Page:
Tuesday, February 21, 2006

Nothing to See Here, Folks ...

Regrettably, it's true. I'm spending my days all this week in an intensive short course that's supposed to enable me to make productive use of "Zemax," which is getting to be the big-time lens optimization software, and I still have my instructional duties, plus the time required to keep the mail answered and a couple of other day-job concerns going. Bottom line: probably nothing here before the weekend. Have fun, stay warm, and be sure to smile when the nice man or woman demands your papers. Hey, they're just trying to keep you free, y'know.

Saturday, February 18, 2006

Thanks, Dubya (and Supporters)

From the BBC:

Iraq has launched an investigation into claims by the US military that an Iraqi interior ministry "death squad" has been targeting Sunni Arab Iraqis.

The probe comes after a US general revealed the arrest of 22 policemen allegedly on a mission to kill a Sunni.

"We have found one of the death squads. They are part of the police force," US Maj Gen Joseph Peterson said.

Sunnis have long accused Iraqi forces of operating death squads - but the claims have never been substantiated.

Iraqi deputy interior minister Maj Gen Hussein Kamal said his ministry had set up an inquiry.

I suppose it would be churlish of me to suggest that the imperial headaches involved with sponsoring one set of Iraqis among several mutually-hostile ones, or (alternatively) sorting out the "good" from the "bad" Iraqis, was terribly, terribly unnecessary from the U.S. point of view. We could always have stayed home and minded our own proper business -- of which there is lots.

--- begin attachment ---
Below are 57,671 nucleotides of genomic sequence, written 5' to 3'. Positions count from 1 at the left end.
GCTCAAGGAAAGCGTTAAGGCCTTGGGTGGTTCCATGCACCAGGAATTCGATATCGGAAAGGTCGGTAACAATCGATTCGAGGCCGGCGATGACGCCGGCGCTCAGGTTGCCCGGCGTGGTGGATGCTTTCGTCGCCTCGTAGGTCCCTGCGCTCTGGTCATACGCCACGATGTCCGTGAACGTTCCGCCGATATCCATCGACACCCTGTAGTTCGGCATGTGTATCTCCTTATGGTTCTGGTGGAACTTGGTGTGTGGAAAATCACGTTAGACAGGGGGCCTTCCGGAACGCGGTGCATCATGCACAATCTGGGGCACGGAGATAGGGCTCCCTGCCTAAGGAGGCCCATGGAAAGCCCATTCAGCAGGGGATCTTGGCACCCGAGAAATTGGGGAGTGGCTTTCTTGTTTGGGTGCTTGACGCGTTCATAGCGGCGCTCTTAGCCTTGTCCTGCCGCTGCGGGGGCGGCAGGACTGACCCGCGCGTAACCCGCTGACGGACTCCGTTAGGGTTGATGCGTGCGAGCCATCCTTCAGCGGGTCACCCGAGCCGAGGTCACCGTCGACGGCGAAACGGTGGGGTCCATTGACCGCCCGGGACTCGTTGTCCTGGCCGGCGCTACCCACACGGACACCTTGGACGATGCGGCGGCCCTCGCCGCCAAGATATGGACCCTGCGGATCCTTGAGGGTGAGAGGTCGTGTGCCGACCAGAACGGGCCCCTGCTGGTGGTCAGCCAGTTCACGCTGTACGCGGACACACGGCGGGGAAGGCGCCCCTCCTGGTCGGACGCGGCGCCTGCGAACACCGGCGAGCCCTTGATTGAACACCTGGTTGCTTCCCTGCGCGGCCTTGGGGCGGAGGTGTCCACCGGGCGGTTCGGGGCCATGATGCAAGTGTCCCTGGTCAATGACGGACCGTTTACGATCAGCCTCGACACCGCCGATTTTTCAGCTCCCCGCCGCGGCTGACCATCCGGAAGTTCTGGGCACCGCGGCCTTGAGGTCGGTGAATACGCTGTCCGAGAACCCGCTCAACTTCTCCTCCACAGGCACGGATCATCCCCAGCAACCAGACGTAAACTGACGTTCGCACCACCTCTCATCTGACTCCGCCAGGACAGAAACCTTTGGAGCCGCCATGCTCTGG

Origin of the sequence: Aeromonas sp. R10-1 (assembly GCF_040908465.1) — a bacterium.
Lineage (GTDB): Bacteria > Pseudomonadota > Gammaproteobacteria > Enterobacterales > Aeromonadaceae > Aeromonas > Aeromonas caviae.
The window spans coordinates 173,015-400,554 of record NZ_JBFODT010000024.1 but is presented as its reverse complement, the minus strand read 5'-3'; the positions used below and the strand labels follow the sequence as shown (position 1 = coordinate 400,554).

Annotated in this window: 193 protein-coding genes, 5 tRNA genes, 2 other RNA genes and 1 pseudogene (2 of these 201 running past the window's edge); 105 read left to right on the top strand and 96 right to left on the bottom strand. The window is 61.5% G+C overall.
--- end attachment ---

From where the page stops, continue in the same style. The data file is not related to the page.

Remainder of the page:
But where's the fun in that?

Friday, February 17, 2006

Down the Drain

Mr. Hugo Chavez, the president of Venezuela, is said to be a bad person, or at least a bad president. I don't know whether he is or not; my access to reliable sources of honest data is quite limited. Besides, in any sane world, I basically don't care. I don't live in Venezuela, nor do any of my relatives; I don't own any property there; I don't plan to travel there. The proper relationship between me and Venezuelan political arrangements is summed up neatly by the old phrase "none of my business." This, however, is far from being a sane world.

One of the chief sources of unfavorable opinion about Mr. Chavez is "my" president, Mr. George W. Bush; I am quite confident that he is a bad president, a spendthrift, and a foolish, wicked, and vain man as well. In today's news, one of Mr. Bush's minions (and perhaps, it's been said, his aspiring successor), Miss Condoleezza Rice, tells us:
Addressing a congressional hearing on Thursday, Ms Rice accused Mr Chavez of leading a "Latin brand of populism that has taken countries down the drain".

She described Venezuela's close relationship with Cuba as "particularly dangerous".

"Particularly dangerous" to whom, I wonder? But, more ominously:
"The international community has just got to be much more active in supporting and defending the Venezuelan people," she said.